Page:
As retailers juggle peak demand with the constraints of the pandemic, can our logistics operations hold up?
2020 has been one of the most unpredictable years in living history. It’s seen a seismic shift in how we work, live, shop and socialise; most likely leaving a lasting impression on how we go about our daily lives forever more.
Retail and logistics has been one of the sectors which has required a pivot in operations. Unlike many other sectors – like financial or professional services – employees have not been able to work from home. As front-line staff, many have been required to go into work each day; ensuring social distancing regulations are adhered to, and service levels continued to be met. Of course, some have been unfortunate in terms of furlough, whilst high street shops were closed, but now we are seeing the majority back in work and doing all they can to maintain normality in the most disruptive of times.
As part of this desire to retain an element of normality within retail, the British Retail Consortium’s (BRC) campaign to start Christmas early is an interesting one for the industry. It’s meant to bring much needed buoyancy but it also could trigger headaches for those working to traditional timescales.
For example, the campaign centres around switching on the Christmas lights earlier than normal. We all know that the London switch-on is the signal that Christmas is here – akin to the Coca-Cola advert. People will visit and not only retail, but hospitality will benefit too from more people nearby. This could bring about a surge in demand for restaurants, meaning suppliers may well be required to up their orders at relatively short notice. Plus, with restrictions on who and how many people can dine in or out changing quickly, it has the potential to lead to excess or scarce stock.
This brings us on to the most practical consideration – getting people spending early means having the necessary stock levels and delivery capabilities to accommodate this. Yes, it should level out demand as it will be spread more evenly over the golden quarter, but this relies on consumers getting involved in the campaign. However, on the flip-side it could front-load demand to the point retailers can’t keep up.
The pandemic has exposed flaws in some retailers’ supply chains, and a Christmas rush has the potential to do so once again. Distribution will be a key battleground, as retailers and logistics partners are operating under strict social distancing measures, perhaps with fewer operatives in the warehouse and affected by supplier lead times. It only takes one delay to disrupt operations significantly, which will then impact the user experience. So, whilst theoretically it makes complete sense to encourage consumers to spread their spend to ease the pressure on lead times in case something does go wrong; it is not always feasible. There is no magical remedy to this issue, but optimising slick front and back-end retail operations will help accommodate this process.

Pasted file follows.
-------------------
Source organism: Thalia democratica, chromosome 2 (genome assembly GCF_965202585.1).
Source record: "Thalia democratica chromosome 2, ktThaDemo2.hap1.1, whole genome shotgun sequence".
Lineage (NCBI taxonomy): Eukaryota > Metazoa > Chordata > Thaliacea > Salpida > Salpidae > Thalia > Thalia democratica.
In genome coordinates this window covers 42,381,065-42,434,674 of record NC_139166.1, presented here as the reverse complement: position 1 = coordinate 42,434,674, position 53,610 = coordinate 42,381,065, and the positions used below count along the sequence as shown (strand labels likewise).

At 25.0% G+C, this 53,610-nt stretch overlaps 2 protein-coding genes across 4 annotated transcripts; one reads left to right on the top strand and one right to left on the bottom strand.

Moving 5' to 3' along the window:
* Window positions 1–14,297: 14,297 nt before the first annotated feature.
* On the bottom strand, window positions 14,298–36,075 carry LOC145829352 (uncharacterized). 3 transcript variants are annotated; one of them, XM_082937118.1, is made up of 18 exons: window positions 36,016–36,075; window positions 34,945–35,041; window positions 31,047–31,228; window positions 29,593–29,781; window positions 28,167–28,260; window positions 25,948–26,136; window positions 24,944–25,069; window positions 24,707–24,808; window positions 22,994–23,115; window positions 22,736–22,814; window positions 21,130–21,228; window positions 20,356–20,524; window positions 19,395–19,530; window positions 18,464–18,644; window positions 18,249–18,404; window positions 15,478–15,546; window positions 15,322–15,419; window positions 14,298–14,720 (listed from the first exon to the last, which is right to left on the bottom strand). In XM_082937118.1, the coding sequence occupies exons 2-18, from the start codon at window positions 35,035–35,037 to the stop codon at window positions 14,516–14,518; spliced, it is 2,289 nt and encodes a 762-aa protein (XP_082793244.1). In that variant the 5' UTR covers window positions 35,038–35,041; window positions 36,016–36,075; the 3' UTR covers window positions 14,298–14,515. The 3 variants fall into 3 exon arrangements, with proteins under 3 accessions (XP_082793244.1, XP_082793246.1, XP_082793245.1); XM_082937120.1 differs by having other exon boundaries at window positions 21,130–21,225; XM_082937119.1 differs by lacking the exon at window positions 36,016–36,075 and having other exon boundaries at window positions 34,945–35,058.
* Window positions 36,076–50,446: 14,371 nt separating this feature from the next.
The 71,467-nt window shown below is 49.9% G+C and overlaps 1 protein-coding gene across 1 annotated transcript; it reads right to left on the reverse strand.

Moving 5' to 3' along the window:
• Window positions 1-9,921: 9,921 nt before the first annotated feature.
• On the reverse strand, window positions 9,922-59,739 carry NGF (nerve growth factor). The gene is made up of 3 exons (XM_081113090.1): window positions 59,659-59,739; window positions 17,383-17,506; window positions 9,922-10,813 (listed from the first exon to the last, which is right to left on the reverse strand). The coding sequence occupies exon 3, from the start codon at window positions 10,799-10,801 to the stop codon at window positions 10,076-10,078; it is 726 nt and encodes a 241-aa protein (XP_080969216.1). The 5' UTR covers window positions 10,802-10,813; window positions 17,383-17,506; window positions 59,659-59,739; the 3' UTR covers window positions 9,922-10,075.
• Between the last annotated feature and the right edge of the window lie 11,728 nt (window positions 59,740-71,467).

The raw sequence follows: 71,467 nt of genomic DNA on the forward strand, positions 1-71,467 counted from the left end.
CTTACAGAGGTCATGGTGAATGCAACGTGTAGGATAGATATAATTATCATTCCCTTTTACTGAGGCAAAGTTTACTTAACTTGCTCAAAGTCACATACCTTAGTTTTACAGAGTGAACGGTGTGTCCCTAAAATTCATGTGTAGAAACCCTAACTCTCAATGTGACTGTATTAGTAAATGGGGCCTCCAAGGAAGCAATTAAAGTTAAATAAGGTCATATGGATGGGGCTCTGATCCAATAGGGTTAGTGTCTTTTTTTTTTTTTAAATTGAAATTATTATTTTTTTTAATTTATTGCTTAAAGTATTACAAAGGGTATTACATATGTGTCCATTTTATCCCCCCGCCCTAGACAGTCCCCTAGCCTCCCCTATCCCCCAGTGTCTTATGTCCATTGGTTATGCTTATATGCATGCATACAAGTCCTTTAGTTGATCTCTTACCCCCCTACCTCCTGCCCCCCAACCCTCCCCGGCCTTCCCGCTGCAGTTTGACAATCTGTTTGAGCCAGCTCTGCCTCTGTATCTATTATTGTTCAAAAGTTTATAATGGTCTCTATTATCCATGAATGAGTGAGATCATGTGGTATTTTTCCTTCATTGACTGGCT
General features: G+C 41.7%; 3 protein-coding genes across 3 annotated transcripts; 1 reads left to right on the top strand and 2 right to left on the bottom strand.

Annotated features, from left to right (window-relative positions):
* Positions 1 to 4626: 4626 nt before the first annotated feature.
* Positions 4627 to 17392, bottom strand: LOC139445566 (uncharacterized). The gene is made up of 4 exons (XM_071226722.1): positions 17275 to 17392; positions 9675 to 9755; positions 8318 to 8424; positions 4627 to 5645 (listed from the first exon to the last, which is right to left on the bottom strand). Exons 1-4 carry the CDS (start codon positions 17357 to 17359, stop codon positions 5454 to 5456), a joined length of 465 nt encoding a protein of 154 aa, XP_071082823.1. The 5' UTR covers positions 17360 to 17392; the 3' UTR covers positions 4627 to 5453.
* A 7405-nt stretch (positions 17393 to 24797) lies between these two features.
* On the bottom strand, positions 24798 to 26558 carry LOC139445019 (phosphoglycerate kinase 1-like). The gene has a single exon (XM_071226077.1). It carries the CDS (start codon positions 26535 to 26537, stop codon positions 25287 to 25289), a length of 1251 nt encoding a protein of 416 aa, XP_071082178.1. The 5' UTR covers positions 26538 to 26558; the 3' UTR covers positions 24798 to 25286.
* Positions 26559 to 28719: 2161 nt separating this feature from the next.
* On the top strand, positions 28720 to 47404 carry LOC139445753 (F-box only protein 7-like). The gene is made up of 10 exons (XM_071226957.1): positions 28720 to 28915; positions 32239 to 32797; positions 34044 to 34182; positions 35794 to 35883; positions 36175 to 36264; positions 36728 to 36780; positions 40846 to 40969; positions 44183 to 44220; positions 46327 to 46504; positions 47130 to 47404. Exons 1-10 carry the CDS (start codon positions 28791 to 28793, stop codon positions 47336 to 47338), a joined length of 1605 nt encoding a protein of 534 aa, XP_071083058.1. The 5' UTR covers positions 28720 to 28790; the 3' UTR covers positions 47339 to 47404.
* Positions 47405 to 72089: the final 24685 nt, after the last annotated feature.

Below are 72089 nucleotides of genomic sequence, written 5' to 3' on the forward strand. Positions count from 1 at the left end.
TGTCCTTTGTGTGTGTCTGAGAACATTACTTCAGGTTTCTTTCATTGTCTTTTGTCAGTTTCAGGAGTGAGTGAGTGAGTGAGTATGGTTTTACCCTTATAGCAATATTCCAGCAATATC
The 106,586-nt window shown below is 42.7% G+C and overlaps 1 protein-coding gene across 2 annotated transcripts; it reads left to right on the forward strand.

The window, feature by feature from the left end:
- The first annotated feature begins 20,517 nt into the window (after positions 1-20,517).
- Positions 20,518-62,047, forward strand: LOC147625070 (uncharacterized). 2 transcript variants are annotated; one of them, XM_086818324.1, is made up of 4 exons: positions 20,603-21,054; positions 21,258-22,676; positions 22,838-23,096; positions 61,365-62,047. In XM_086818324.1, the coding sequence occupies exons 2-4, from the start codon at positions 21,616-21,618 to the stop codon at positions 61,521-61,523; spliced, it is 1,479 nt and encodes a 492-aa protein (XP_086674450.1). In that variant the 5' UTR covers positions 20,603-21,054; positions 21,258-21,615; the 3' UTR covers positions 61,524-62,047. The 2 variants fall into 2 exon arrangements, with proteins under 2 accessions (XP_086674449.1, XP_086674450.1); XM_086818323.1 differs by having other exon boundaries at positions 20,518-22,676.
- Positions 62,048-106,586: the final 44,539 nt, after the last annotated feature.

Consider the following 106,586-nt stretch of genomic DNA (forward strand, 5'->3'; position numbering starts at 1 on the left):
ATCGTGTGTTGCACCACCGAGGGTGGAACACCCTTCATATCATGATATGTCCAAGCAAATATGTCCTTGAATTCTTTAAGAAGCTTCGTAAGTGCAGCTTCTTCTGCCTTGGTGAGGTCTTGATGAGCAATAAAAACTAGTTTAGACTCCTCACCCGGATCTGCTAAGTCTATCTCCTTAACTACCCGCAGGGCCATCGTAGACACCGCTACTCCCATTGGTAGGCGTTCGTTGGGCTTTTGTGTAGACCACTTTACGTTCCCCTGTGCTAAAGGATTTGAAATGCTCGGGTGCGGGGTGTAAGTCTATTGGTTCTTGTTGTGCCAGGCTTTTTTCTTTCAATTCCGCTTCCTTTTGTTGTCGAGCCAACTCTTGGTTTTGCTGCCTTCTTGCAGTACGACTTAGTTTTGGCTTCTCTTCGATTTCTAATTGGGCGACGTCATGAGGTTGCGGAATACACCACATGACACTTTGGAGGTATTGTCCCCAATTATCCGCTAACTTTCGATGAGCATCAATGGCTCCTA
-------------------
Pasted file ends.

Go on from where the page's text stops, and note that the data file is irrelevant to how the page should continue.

Traditionally physical retailers, such as those in the grocery sector or retail, prioritise investment into their brick-and-mortar stores – but this will no longer cut it, especially this year where online will most definitely come to the fore. Even those with a multi-channel offering must reassess whether their eCommerce and online fulfilment processes are as seamless as they can be. They should be looking to implement an end-to-end initiative that covers everything from the eCommerce experience and warehouse practices to order fulfilment and how their physical and digital offerings collaborate to keep up with demand.
By implementing an integrated platform to facilitate eCommerce and fulfilment, retailers will be able to take advantage of a closer integration between their online and brick-and-mortar offerings to better serve customers hungry for a Christmas bargain. A connected end-to-end solution can enable retailers to achieve quick delivery to customers from local stores, and will allow shoppers to receive the items they want even if they’re out of stock in the warehouse; ideal in the festive period when retailers want to shift stock before the January sales. The seamless integration of information from an OMS is vital as it will enable staff to keep track of stock levels across the retailer’s entire estate and leverage it to fulfil orders when customers would previously have been told that their item is out of stock, causing them to look elsewhere – optimising opportunities to sell.
With the current unpredictable political and economic landscape likely to continue into next year, it’s hard for retailers to predict sales levels. Some have money to spend after months of home working, saving on the commute; whereas others have sadly seen wages hit. Whilst you could argue the BRC’s campaign is designed to encourage spending whilst some have the funds, retailers should also be wary that others will be tightening their belts as a result of lost income from the pandemic. With the proliferation of buy now, pay later payment platforms this might be negated to a degree, but for many this Christmas may not be a happy one.
Retail is a cornerstone of the UK economy, and as we progress through the ‘golden quarter’, with sales days coming thick and fast, and initiatives to get us spending, retailers hopefully will be able to find some joy in a turbulent year. However, to give themselves the best opportunities, they can’t forget the holy grail – customer experience. It will be a bun fight, so those whose processes are optimised best and can leverage their channels and store estates to manage their stock efficiently will no doubt come out on top, no matter when people start buying.
This article was written by Tom Williams, Head of eCommerce at Naveo Commerce. This article was originally published by CILT Focus, you can view the magazine entry here.